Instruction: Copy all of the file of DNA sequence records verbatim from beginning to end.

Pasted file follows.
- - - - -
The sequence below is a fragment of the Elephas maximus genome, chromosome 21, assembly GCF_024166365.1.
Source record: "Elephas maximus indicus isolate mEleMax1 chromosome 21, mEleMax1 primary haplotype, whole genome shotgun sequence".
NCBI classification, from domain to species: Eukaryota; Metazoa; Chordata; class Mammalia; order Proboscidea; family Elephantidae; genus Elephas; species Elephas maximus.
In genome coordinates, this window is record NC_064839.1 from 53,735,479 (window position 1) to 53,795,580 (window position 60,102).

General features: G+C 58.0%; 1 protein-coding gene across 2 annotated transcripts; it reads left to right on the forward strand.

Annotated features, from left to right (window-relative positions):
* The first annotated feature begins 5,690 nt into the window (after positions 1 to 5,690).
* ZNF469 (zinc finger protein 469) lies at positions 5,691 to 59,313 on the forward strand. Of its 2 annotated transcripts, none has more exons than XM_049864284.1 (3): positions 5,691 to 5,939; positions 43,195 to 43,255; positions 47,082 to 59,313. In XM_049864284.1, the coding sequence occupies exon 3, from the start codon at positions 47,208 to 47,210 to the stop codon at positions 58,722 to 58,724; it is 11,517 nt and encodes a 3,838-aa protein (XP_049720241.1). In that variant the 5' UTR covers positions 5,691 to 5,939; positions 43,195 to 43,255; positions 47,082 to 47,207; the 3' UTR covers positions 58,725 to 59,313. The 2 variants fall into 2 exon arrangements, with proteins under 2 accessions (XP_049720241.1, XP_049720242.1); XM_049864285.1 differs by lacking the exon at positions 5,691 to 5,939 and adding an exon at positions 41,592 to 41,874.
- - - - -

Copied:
The sequence below is a fragment of the Elephas maximus genome, chromosome 21, assembly GCF_024166365.1.
Source record: "Elephas maximus indicus isolate mEleMax1 chromosome 21, mEleMax1 primary haplotype, whole genome shotgun sequence".
NCBI classification, from domain to species: Eukaryota; Metazoa; Chordata; class Mammalia; order Proboscidea; family Elephantidae; genus Elephas; species Elephas maximus.
In genome coordinates, this window is record NC_064839.1 from 53,735,479 (window position 1) to 53,795,580 (window position 60,102).

General features: G+C 58.0%; 1 protein-coding gene across 2 annotated transcripts; it reads left to right on the forward strand.

Annotated features, from left to right (window-relative positions):
* The first annotated feature begins 5,690 nt into the window (after positions 1 to 5,690).
* ZNF469 (zinc finger protein 469) lies at positions 5,691 to 59,313 on the forward strand. Of its 2 annotated transcripts, none has more exons than XM_049864284.1 (3): positions 5,691 to 5,939; positions 43,195 to 43,255; positions 47,082 to 59,313. In XM_049864284.1, the coding sequence occupies exon 3, from the start codon at positions 47,208 to 47,210 to the stop codon at positions 58,722 to 58,724; it is 11,517 nt and encodes a 3,838-aa protein (XP_049720241.1). In that variant the 5' UTR covers positions 5,691 to 5,939; positions 43,195 to 43,255; positions 47,082 to 47,207; the 3' UTR covers positions 58,725 to 59,313. The 2 variants fall into 2 exon arrangements, with proteins under 2 accessions (XP_049720241.1, XP_049720242.1); XM_049864285.1 differs by lacking the exon at positions 5,691 to 5,939 and adding an exon at positions 41,592 to 41,874.